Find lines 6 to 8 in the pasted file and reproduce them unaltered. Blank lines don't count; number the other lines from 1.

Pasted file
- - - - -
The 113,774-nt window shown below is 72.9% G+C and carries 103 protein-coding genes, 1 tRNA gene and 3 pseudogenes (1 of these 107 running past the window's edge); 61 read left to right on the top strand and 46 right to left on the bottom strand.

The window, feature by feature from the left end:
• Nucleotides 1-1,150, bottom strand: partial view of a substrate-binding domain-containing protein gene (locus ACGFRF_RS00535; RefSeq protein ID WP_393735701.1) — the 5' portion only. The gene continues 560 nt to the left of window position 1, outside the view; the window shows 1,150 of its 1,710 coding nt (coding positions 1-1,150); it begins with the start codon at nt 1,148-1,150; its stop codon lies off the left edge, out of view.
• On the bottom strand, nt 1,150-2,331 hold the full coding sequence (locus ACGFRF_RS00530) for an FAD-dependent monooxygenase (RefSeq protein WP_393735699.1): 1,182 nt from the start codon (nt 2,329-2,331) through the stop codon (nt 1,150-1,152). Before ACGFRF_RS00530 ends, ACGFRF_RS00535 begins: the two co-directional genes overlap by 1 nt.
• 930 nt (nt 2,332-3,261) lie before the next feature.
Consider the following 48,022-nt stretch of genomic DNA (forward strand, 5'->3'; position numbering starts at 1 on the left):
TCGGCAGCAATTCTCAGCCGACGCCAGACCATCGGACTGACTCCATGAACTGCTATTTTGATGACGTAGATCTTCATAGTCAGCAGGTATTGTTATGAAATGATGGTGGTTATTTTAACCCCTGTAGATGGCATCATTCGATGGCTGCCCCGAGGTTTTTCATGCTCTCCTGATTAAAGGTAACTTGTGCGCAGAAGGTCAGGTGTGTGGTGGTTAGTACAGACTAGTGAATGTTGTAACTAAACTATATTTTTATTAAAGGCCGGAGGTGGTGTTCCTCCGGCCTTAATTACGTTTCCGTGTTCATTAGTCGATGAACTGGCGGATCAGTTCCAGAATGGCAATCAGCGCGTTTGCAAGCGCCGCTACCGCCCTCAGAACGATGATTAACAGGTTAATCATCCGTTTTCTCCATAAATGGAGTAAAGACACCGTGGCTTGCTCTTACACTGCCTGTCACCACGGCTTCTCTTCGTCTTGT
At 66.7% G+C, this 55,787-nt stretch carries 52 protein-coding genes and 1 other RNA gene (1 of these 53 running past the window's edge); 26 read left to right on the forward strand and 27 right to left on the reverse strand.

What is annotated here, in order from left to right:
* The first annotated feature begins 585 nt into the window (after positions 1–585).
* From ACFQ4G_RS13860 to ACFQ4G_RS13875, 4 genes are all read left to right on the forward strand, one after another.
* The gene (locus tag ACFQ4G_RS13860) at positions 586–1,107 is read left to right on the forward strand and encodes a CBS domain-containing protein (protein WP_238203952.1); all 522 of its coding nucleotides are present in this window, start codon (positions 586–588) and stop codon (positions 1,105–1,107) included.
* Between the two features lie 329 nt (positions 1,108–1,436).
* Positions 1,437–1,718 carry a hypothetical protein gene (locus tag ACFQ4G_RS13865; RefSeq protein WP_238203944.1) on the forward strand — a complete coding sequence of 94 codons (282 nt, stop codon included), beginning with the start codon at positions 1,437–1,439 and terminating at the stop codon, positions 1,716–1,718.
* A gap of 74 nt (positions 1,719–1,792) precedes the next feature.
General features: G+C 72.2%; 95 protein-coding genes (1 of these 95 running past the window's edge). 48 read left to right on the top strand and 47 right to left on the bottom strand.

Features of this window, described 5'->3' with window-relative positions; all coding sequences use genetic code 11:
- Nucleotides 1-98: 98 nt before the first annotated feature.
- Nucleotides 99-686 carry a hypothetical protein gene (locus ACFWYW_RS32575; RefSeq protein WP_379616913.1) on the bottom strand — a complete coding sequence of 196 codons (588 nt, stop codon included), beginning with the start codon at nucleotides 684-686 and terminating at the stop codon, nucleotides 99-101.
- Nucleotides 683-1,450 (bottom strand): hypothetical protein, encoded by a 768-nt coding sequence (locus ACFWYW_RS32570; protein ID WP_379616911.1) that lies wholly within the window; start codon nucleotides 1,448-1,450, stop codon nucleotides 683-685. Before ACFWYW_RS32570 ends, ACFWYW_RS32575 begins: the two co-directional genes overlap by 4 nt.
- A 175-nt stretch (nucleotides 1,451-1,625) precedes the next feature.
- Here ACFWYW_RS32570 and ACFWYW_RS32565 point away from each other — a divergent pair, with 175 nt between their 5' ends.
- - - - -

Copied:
Consider the following 48,022-nt stretch of genomic DNA (forward strand, 5'->3'; position numbering starts at 1 on the left):
TCGGCAGCAATTCTCAGCCGACGCCAGACCATCGGACTGACTCCATGAACTGCTATTTTGATGACGTAGATCTTCATAGTCAGCAGGTATTGTTATGAAATGATGGTGGTTATTTTAACCCCTGTAGATGGCATCATTCGATGGCTGCCCCGAGGTTTTTCATGCTCTCCTGATTAAAGGTAACTTGTGCGCAGAAGGTCAGGTGTGTGGTGGTTAGTACAGACTAGTGAATGTTGTAACTAAACTATATTTTTATTAAAGGCCGGAGGTGGTGTTCCTCCGGCCTTAATTACGTTTCCGTGTTCATTAGTCGATGAACTGGCGGATCAGTTCCAGAATGGCAATCAGCGCGTTTGCAAGCGCCGCTACCGCCCTCAGAACGATGATTAACAGGTTAATCATCCGTTTTCTCCATAAATGGAGTAAAGACACCGTGGCTTGCTCTTACACTGCCTGTCACCACGGCTTCTCTTCGTCTTGT
At 66.7% G+C, this 55,787-nt stretch carries 52 protein-coding genes and 1 other RNA gene (1 of these 53 running past the window's edge); 26 read left to right on the forward strand and 27 right to left on the reverse strand.